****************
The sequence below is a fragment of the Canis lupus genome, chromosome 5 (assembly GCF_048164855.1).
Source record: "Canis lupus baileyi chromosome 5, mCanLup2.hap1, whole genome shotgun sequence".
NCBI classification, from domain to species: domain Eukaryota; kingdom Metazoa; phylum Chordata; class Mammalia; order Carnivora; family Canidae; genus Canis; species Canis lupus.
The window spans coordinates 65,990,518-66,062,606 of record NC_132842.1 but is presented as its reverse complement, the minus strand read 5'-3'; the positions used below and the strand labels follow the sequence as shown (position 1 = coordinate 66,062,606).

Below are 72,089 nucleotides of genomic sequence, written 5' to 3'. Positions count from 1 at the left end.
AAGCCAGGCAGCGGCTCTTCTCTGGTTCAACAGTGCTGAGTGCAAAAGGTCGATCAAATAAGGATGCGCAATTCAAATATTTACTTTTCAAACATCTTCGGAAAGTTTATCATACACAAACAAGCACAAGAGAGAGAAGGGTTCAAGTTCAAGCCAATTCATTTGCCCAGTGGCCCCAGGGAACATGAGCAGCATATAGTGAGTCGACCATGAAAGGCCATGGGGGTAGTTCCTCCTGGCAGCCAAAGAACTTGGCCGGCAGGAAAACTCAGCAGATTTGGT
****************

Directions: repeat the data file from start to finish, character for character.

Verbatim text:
The sequence below is a fragment of the Canis lupus genome, chromosome 5 (assembly GCF_048164855.1).
Source record: "Canis lupus baileyi chromosome 5, mCanLup2.hap1, whole genome shotgun sequence".
NCBI classification, from domain to species: domain Eukaryota; kingdom Metazoa; phylum Chordata; class Mammalia; order Carnivora; family Canidae; genus Canis; species Canis lupus.
The window spans coordinates 65,990,518-66,062,606 of record NC_132842.1 but is presented as its reverse complement, the minus strand read 5'-3'; the positions used below and the strand labels follow the sequence as shown (position 1 = coordinate 66,062,606).

Below are 72,089 nucleotides of genomic sequence, written 5' to 3'. Positions count from 1 at the left end.
AAGCCAGGCAGCGGCTCTTCTCTGGTTCAACAGTGCTGAGTGCAAAAGGTCGATCAAATAAGGATGCGCAATTCAAATATTTACTTTTCAAACATCTTCGGAAAGTTTATCATACACAAACAAGCACAAGAGAGAGAAGGGTTCAAGTTCAAGCCAATTCATTTGCCCAGTGGCCCCAGGGAACATGAGCAGCATATAGTGAGTCGACCATGAAAGGCCATGGGGGTAGTTCCTCCTGGCAGCCAAAGAACTTGGCCGGCAGGAAAACTCAGCAGATTTGGT